Tuesday, May 7, 2013

Ladies, take your turn

So, have you ever noticed that women, and maybe men, but probably not so much, don't notice when they are taking someone else's turn to talk? They just talk talk talk, never realizing it's not their turn! Very annoying.

Example 1:
So Jessica, one of my co-workers, bought a jogging stroller on Craigslist, and since I love Craigslist I said, "Oh let's see it!" This is at the office, and another woman wants to see it too. This little jaunt will take two minutes to run out the office door and see the stroller in Jessica's car. As Jessica opens the trunk of her car, the other woman, I'll call her Terry, starts telling of an experience she had with a stroller in the rain and at Disney World. What the heck? I just want to see the stroller and tell Jessica, "How cool is that!" (Keep in mind that I don't much like Jessica.) But Terry is just talking and talking about the rain and Disney World and her stroller, and I am thinking, "Hey lady, it's Jessica's turn." I mutter a few "ohs" and "ums" at her Disney World story, and finally Jessica gets to show off her Craigslist stroller.

Example 2:
Terry, who I quite like, has lost 8 lbs since starting the office weight loss challenge. She is the leader in the weight loss game, so I am praising her and telling her what a great job she is doing. (She is already pretty thin, by the way.) She tells me that she even went down a bra size, which we were both thrilled about because in previous conversations we had noted how we desperately hated big boobs. (Sorry if this is all a bit too graphic.) But before she can finish the sentence about losing a bra size, Gina jumps in and says that she had breast reduction surgery 10 years ago, and it was painful, etc. etc. etc. I'm thinking, "Gina, it's not your turn! First let Sherry get a few oohs and ahs for her heroic effort and then you can launch in to your breast reduction story." Let's take turns ladies.

Example 3:
I just returned from a track meet where my daughter was the super star. I posted pics and info on FaceBook about all her glories, so I didn't intend to rehash anything back at the office. But Suzie asks me as soon as I walk in the office door if I was in Princeton, NJ over the weekend--obviously she had seen my FaceBook posts. I say yes. Now dear Suzie does not manage to say, "Wow! Your daughter did terrific." Or heaven forbid, "Tell me about it." No, she immediately starts telling me that thirty years ago when she got out of school she looked in Princeton for a job and a place to live because of this and that and this and that and this and that. On and on she goes about a non-event that took place 30 years ago. But since I have done my time many times with Suzie and listened to all her stories without contributing a single one of my own, I decided not to let her get away with taking my turn this time. So I broke into her extended narrative and said, "Oh, did you see the picture I posted of Mary and that she got first place in this and that and this and that?" And when Suzie said yes, I proceded to pull out my large-screen phone and pull up all my FaceBook pics of Mary at the meet and show them to her! And I even searched back in my FaceBook and pulled up pictures of Elizabeth & Aaron and Stephen & Joyanna! Yeah, well it was my turn.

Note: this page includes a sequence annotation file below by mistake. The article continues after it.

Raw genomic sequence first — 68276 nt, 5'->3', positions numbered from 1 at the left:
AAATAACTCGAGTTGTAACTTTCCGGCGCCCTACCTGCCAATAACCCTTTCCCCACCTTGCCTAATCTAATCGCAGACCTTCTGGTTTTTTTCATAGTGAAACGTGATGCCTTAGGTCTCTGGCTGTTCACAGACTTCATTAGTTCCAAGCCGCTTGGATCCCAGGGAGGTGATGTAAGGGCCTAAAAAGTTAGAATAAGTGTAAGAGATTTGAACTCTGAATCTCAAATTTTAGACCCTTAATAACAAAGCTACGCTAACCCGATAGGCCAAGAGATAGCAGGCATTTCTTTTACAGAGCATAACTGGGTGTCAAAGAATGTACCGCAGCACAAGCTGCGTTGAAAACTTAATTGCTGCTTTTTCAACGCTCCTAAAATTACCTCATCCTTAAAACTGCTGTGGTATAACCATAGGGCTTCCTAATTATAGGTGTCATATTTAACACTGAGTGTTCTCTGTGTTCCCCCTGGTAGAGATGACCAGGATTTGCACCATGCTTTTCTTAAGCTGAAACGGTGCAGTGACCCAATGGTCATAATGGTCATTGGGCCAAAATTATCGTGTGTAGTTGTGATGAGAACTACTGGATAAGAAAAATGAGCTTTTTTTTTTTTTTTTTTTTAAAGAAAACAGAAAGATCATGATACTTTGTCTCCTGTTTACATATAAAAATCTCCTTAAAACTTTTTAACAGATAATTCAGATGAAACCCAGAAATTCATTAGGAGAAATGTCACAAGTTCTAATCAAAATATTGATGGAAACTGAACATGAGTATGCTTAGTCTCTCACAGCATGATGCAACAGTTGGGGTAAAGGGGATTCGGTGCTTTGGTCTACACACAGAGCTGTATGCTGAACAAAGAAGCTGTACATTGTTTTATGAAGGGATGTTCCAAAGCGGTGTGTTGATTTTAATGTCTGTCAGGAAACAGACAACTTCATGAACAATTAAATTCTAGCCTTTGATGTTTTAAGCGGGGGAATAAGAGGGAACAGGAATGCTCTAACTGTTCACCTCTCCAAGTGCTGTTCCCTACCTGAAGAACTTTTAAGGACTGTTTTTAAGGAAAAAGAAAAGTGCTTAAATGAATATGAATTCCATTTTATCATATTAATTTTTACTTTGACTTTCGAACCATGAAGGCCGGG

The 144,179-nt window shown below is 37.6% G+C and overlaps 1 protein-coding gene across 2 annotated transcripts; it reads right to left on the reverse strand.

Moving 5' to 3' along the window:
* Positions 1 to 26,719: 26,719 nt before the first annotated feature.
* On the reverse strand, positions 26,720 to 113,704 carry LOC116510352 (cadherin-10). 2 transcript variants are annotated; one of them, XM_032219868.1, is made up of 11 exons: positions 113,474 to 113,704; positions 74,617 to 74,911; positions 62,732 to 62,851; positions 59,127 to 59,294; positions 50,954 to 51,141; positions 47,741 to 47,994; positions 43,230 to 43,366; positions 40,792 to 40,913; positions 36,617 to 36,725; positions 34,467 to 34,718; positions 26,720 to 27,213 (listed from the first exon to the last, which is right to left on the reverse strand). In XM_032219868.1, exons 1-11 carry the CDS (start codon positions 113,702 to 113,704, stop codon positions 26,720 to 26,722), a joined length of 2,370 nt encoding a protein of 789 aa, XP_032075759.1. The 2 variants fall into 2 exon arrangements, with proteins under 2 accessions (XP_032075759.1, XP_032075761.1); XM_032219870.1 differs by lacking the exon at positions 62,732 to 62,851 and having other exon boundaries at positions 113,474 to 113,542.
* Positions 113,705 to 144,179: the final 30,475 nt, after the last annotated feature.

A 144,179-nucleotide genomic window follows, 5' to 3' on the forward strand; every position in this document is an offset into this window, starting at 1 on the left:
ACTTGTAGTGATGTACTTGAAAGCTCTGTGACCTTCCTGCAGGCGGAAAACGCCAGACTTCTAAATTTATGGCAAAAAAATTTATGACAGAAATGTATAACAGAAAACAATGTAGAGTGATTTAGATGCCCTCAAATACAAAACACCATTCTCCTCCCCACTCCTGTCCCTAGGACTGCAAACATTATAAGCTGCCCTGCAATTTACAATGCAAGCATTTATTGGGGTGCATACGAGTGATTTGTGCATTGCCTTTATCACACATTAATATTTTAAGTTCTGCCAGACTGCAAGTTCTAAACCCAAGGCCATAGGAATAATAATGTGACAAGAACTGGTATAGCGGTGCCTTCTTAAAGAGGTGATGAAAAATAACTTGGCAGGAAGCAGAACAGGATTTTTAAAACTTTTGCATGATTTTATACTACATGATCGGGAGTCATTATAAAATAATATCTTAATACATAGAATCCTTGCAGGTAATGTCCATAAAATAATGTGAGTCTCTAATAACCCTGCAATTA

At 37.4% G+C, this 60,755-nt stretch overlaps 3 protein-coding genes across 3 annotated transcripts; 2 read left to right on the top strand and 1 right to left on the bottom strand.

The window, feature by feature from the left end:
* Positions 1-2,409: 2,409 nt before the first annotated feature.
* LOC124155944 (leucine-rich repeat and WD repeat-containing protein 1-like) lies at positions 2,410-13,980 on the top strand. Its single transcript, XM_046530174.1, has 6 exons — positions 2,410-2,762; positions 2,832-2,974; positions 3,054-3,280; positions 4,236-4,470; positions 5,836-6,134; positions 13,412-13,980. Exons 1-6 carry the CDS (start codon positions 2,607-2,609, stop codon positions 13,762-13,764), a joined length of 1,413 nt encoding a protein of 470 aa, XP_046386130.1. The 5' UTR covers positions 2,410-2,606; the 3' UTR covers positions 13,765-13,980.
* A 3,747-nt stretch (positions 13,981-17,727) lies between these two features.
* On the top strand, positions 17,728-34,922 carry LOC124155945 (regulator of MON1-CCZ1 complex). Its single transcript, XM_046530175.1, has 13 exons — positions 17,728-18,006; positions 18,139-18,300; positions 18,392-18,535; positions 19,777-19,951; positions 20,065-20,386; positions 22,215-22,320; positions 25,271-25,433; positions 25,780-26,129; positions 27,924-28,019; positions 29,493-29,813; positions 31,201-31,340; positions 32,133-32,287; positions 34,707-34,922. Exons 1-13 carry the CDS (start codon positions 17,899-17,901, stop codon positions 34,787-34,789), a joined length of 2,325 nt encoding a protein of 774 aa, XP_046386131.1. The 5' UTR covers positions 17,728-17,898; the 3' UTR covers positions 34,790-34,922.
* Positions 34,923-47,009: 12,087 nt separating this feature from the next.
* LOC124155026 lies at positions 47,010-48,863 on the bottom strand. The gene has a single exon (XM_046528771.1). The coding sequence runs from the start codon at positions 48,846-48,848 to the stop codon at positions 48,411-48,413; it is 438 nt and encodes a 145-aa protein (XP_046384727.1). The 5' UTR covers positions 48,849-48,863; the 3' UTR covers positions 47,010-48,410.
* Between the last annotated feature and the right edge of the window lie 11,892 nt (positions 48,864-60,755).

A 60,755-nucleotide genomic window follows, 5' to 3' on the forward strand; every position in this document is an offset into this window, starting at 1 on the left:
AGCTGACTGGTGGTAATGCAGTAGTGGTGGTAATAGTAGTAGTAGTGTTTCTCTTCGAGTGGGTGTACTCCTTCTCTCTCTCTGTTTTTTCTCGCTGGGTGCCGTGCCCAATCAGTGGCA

I first noticed the problem of women who can't stop talking when I was a young mother. When mothers get together, especially mothers of young children, they like to talk about their kids. I loved talking about my kids too, so at first I would join in, till I noticed that nobody really cared a whit about what anyone was saying but themselves. For instance, one woman would tell about a very serious bout one of her kids had with measles or with ear infections or whatever. I'd be very sympathetic because truly the illness sounded so difficult and heartbreaking. I'd even very foolishly ask questions about the child's sickness and express sympathy and wonder at how hard the situation had been. I noticed, however, that the other women in the group would without a breath of hesitation launch into their own tales of sickness and trauma so that several people were talking all at once about what their child had suffered until I was indeed speechless.

Please ladies, learn to take turns, even if you can't muster any genuine interest.

Mary Track Champion

Mary got 1st place in the heptathlon at the 2013 Ivy League Outdoor Heptagonal Championship,


1st place in the high jump,


received the women's Outstanding Field Athlete award,


broke the Harvard outdoor heptathlon school record,


pr'd in six of her seven heptathlon events. What a day!

I will write a bit more about this wonderful two-day track meet at Princeton and post some pictures. But first I have to figure out how to get my cell phone pics off my phone and onto my computer.

I prayed that Mary would take first in the Heptathlon and High Jump, and I'm not a prayin kindagirl. Because it's lame to pray that your daughter win and all that. But what can I say, I did it. Obviously prayers do get answered. ;)

It was a fierce battle; both the Heptathlon and the High Jump could have gone either way--1st or 2nd place. Mary had been training like crazy and was in perfect condition (well a minor foot issue). You should have seen her kill the 800! She hates that run, but she never lagged, and so beat her rival from Princeton.